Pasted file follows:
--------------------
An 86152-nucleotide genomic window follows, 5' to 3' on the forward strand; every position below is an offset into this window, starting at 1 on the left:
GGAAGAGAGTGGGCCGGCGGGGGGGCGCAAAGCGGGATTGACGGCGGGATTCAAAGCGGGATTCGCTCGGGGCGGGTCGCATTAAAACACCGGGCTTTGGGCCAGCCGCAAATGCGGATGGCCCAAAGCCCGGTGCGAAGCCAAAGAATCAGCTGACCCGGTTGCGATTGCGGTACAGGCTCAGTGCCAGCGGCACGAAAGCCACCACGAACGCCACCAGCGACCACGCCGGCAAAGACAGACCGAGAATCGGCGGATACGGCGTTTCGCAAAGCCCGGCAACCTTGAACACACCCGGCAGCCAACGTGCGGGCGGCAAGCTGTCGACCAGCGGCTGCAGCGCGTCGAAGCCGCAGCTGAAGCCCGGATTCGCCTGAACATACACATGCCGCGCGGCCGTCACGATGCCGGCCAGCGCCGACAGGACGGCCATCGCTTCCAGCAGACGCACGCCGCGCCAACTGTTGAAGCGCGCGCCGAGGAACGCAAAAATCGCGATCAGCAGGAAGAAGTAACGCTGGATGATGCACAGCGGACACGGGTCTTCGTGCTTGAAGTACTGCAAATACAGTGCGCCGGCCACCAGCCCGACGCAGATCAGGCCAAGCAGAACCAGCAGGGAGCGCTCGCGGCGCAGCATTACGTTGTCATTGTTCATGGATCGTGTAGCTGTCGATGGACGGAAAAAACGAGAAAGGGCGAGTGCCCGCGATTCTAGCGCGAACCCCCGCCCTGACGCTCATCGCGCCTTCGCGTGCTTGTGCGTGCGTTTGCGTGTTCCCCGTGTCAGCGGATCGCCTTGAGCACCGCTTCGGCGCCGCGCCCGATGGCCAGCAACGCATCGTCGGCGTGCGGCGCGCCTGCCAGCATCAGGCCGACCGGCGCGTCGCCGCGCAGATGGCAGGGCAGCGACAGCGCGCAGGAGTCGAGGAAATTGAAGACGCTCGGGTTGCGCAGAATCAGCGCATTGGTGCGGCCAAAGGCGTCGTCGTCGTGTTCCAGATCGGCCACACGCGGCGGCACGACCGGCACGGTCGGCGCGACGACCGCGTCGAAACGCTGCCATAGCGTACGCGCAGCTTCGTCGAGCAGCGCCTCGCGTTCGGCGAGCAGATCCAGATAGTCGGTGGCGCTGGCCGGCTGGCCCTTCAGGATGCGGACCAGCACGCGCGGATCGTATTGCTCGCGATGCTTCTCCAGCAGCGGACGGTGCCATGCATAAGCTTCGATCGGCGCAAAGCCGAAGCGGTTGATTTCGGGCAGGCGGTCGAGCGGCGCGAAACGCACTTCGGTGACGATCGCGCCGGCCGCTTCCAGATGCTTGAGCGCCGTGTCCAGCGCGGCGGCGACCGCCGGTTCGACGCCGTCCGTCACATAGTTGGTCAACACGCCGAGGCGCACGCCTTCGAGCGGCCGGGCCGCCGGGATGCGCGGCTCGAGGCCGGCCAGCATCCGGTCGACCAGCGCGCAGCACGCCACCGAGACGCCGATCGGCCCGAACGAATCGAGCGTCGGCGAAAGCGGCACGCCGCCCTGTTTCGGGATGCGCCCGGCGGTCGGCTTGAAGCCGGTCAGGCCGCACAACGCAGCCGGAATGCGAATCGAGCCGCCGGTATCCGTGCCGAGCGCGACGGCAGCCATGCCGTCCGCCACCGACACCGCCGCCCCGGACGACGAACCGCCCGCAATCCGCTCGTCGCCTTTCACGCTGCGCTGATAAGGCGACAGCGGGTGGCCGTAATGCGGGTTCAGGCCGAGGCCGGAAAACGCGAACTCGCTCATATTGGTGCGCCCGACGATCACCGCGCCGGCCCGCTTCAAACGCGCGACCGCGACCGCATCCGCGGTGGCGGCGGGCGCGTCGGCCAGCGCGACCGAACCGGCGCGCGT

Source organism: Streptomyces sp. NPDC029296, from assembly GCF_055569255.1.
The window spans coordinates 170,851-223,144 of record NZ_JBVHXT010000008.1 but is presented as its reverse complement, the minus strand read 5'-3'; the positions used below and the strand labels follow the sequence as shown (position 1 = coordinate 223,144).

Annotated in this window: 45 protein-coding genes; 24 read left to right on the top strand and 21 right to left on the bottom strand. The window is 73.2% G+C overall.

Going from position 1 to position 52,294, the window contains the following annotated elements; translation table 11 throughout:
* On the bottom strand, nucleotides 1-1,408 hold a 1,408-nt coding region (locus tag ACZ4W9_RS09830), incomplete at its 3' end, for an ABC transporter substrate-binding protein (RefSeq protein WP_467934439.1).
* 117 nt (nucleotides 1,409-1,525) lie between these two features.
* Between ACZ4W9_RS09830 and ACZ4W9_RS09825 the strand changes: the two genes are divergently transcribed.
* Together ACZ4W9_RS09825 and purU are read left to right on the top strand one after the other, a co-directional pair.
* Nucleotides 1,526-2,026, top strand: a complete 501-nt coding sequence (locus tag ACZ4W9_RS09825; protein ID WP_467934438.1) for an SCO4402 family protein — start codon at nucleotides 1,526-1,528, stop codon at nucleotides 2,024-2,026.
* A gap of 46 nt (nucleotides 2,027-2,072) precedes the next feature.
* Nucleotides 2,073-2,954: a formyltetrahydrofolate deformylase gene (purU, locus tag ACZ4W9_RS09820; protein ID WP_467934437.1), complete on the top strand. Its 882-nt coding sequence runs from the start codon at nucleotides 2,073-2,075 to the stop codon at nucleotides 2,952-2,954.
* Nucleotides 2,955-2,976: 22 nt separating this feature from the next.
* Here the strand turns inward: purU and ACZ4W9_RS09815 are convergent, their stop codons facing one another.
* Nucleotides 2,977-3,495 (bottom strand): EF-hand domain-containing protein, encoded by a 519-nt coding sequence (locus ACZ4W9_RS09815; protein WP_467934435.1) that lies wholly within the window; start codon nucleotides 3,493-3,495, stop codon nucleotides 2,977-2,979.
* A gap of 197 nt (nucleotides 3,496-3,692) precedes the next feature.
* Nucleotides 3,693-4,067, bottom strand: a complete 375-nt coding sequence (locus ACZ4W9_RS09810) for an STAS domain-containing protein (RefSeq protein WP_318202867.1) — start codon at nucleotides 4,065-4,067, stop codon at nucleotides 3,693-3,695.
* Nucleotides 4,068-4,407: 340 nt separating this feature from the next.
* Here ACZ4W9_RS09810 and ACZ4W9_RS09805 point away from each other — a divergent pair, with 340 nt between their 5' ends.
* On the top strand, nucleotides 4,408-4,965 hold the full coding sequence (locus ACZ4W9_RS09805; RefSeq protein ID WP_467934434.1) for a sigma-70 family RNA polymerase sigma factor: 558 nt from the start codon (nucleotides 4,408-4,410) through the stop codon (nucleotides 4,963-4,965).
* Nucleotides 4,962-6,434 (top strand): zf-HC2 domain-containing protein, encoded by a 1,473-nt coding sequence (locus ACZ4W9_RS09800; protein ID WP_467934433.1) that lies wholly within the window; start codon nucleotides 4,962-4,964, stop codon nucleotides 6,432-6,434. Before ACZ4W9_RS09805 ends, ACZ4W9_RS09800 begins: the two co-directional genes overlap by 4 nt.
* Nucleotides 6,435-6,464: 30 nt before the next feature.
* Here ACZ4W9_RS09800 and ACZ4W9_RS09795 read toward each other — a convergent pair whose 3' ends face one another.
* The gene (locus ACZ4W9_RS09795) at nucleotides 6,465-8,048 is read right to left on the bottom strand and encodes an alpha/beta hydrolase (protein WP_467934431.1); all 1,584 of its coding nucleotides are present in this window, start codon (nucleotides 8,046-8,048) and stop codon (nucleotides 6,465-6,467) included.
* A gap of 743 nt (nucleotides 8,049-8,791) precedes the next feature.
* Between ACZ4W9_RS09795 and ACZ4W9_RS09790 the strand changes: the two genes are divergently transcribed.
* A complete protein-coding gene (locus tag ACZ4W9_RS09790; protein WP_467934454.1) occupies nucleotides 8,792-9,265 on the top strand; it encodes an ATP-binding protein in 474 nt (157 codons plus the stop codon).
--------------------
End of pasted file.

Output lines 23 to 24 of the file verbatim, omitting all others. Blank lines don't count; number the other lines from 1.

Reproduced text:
* Nucleotides 6,435-6,464: 30 nt before the next feature.
* Here ACZ4W9_RS09800 and ACZ4W9_RS09795 read toward each other — a convergent pair whose 3' ends face one another.